The German residential property market has been almost unaffected by the COVID-19 pandemic this year, according to the latest research by Savills. Transactions involving properties with at least 50 apartments changed hands for approximately €15.8bn in the first three quarters of 2020. This represents an increase of 29% year on year as well as a 29% increase on the five-year average. Subject to further significant restrictions due to COVID-19, it is likely that this year’s transaction volume will exceed last year’s (€17.2bn). This would amount to the second-highest investment volume of all time.
Karsten Nemecek, Managing Director, Corporate Finance – Valuation, Savills Germany, said: “The fact that the German apartment market has come through the pandemic almost unscathed so far underlines the status of residential property as a safe haven, particularly in Germany. Since demand for low-risk but stable investment opportunities is higher than ever, there is likely to be even more capital seeking product in the market going forward.”
Savills notes that the number of units transacted totalled almost 125,000 during the year to date, which is 39% higher than in the corresponding period last year. However, this is largely due to the strong first quarter and particularly the acquisition of Adler Real Estate by Ado Properties.
With a transaction volume of more than €2.6bn, Berlin was once again by far the strongest market for investment, not least owing to the purchase of around 3,900 apartments by Swedish investor Heimstaden Bostad. However, the transaction volume in the German capital has fallen by 42% year on year. “The rental cap in the Berlin market continues to cause uncertainty. Some investors are, therefore, steering clear of the city for the time being,” said Nemecek adding: “However, the lower competition among bidders gives opportunistic investors the chance to increase their market share.”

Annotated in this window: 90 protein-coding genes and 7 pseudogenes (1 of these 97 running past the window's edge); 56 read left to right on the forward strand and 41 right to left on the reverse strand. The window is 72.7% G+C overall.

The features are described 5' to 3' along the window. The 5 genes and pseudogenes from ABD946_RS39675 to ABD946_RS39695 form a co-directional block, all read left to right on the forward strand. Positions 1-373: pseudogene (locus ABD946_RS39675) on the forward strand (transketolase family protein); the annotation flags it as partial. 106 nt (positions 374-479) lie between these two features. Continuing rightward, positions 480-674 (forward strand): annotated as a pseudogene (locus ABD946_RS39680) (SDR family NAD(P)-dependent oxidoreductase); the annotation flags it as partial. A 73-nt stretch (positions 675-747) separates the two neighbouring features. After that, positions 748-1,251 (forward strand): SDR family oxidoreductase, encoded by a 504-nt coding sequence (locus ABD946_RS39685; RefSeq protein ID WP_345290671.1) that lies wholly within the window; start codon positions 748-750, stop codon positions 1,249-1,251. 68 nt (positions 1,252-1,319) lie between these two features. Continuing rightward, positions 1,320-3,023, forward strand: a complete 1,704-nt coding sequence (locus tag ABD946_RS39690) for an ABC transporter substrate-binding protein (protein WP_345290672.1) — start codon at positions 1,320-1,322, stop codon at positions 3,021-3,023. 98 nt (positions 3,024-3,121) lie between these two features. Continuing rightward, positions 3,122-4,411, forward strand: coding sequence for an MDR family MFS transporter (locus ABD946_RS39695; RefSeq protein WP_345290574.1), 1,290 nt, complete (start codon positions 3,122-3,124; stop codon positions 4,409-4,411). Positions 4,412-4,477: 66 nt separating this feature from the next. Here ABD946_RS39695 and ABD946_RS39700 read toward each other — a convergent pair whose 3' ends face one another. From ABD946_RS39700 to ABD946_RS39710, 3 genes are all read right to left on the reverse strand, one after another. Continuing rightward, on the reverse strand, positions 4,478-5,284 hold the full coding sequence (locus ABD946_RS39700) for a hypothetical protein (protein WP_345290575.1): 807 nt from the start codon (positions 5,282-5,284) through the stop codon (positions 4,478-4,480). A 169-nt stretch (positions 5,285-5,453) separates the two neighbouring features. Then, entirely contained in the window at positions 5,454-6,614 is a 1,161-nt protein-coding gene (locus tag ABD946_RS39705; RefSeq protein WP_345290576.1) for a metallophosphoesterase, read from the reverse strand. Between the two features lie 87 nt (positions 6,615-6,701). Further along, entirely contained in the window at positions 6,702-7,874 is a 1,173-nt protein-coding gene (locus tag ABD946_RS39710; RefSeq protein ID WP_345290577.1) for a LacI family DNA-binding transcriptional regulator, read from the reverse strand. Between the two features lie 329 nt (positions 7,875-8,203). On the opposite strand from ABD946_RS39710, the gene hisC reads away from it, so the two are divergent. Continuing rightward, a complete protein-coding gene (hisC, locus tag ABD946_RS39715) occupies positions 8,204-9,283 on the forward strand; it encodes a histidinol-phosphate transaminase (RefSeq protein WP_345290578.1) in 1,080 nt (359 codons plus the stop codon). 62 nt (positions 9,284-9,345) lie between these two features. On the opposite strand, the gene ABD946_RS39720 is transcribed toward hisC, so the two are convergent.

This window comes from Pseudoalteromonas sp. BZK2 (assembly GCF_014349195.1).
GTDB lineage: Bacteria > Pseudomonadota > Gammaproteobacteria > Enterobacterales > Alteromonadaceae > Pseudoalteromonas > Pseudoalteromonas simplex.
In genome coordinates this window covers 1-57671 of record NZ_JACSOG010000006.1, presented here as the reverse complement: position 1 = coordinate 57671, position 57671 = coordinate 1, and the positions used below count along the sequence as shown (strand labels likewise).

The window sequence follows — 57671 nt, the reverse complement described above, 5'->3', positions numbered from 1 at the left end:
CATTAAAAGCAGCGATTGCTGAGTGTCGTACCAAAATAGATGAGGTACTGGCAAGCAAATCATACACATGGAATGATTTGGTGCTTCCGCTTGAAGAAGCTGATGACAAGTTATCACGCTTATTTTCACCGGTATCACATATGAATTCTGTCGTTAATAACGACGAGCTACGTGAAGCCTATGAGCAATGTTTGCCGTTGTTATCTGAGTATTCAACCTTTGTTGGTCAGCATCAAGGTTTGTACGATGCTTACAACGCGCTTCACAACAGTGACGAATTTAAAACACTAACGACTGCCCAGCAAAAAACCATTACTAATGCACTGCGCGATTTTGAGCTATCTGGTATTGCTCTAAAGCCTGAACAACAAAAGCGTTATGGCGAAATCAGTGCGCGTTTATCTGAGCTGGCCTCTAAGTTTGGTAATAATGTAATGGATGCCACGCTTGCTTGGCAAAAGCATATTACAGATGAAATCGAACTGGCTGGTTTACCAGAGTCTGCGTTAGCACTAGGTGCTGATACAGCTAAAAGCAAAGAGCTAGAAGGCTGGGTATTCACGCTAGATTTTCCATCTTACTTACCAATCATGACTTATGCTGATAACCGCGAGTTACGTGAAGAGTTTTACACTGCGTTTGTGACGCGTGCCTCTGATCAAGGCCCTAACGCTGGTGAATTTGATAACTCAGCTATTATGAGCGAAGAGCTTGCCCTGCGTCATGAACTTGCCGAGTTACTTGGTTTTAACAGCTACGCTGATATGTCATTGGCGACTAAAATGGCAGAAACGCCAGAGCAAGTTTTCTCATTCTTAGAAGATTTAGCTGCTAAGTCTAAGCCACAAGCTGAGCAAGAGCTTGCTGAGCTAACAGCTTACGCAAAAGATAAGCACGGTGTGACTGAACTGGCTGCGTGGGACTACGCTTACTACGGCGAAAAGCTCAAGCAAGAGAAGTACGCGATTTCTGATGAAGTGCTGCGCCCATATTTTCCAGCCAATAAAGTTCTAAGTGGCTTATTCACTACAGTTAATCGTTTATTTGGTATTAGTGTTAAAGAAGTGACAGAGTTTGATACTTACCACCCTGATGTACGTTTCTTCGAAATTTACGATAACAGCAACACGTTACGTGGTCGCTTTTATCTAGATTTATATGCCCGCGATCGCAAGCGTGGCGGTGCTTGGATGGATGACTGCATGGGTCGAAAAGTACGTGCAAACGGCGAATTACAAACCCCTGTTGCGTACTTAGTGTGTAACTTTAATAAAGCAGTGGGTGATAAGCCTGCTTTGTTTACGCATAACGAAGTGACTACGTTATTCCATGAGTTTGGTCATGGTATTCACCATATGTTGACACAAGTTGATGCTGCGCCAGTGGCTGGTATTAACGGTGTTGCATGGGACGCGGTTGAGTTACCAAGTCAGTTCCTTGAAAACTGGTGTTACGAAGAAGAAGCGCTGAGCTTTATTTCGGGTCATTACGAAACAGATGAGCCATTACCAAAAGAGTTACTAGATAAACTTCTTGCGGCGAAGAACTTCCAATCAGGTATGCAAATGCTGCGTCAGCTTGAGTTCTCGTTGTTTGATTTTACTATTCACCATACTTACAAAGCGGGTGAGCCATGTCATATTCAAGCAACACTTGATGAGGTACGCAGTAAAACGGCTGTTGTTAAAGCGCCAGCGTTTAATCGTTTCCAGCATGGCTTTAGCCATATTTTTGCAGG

The federal states of Lower Saxony, North Rhine-Westphalia and Saxony have witnessed a high level of investment activity so far this year. The generally transparent number of portfolio sales has been concentrated almost exclusively in these three federal states, where even some portfolios with a four-figure number of units have changed hands.
“The lockdown experience and the increase in working from home could lend additional momentum to suburbanisation, the shift from central urban areas into suburbs, observed even before the pandemic,” said Matti Schenk, Associate Research, Savills Germany, adding: “Well-connected locations with the corresponding infrastructure are likely to receive more attention.”